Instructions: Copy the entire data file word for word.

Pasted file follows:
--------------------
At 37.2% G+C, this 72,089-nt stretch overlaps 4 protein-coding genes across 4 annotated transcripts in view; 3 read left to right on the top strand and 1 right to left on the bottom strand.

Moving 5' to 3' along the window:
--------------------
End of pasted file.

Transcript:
At 37.2% G+C, this 72,089-nt stretch overlaps 4 protein-coding genes across 4 annotated transcripts in view; 3 read left to right on the top strand and 1 right to left on the bottom strand.

Moving 5' to 3' along the window: